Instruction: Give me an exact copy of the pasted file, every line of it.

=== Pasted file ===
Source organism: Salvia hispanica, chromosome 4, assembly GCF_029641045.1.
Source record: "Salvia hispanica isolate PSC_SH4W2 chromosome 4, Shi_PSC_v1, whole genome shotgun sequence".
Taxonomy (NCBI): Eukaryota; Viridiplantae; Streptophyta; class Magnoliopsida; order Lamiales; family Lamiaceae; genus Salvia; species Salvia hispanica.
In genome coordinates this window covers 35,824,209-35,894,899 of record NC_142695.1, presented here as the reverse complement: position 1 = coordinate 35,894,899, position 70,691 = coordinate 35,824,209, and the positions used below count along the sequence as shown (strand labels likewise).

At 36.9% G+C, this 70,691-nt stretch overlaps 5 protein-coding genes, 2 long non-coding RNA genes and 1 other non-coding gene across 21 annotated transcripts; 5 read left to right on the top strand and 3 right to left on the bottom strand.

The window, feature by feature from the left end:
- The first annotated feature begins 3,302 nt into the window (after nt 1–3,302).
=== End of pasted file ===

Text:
Source organism: Salvia hispanica, chromosome 4, assembly GCF_029641045.1.
Source record: "Salvia hispanica isolate PSC_SH4W2 chromosome 4, Shi_PSC_v1, whole genome shotgun sequence".
Taxonomy (NCBI): Eukaryota; Viridiplantae; Streptophyta; class Magnoliopsida; order Lamiales; family Lamiaceae; genus Salvia; species Salvia hispanica.
In genome coordinates this window covers 35,824,209-35,894,899 of record NC_142695.1, presented here as the reverse complement: position 1 = coordinate 35,894,899, position 70,691 = coordinate 35,824,209, and the positions used below count along the sequence as shown (strand labels likewise).

At 36.9% G+C, this 70,691-nt stretch overlaps 5 protein-coding genes, 2 long non-coding RNA genes and 1 other non-coding gene across 21 annotated transcripts; 5 read left to right on the top strand and 3 right to left on the bottom strand.

The window, feature by feature from the left end:
- The first annotated feature begins 3,302 nt into the window (after nt 1–3,302).